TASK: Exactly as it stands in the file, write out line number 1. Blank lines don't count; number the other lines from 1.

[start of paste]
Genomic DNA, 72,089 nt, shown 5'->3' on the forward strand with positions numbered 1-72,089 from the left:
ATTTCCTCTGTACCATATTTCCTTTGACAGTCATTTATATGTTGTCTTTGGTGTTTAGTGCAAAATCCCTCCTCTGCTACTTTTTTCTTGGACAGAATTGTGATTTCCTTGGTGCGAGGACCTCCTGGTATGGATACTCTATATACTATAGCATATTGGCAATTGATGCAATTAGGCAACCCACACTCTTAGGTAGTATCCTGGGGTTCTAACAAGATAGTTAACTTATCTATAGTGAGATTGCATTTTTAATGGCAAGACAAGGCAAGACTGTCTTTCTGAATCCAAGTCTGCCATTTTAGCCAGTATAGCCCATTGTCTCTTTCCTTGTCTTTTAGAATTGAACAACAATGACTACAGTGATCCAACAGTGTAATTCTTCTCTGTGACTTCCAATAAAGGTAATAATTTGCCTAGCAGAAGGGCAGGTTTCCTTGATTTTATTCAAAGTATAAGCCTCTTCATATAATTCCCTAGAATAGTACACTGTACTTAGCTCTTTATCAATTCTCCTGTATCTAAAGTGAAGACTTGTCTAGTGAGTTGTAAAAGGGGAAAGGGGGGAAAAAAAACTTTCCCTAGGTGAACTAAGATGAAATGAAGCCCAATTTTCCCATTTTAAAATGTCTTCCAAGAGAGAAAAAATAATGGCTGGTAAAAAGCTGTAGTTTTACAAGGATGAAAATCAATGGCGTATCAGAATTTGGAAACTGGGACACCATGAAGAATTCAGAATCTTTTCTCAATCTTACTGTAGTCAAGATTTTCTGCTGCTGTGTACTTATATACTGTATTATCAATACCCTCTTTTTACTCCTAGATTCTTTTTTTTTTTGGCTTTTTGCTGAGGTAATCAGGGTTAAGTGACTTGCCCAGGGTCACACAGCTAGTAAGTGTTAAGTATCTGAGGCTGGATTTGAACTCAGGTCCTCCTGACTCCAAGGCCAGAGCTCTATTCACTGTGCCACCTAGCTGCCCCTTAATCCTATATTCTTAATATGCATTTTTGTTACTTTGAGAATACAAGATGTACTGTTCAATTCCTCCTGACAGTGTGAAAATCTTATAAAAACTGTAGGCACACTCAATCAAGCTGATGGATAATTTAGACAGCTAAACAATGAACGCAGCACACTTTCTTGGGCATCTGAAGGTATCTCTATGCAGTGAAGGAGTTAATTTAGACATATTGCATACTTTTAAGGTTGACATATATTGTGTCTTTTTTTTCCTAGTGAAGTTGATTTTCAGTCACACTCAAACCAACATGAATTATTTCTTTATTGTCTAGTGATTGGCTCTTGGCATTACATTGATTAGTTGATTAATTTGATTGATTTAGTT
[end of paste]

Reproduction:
Genomic DNA, 72,089 nt, shown 5'->3' on the forward strand with positions numbered 1-72,089 from the left: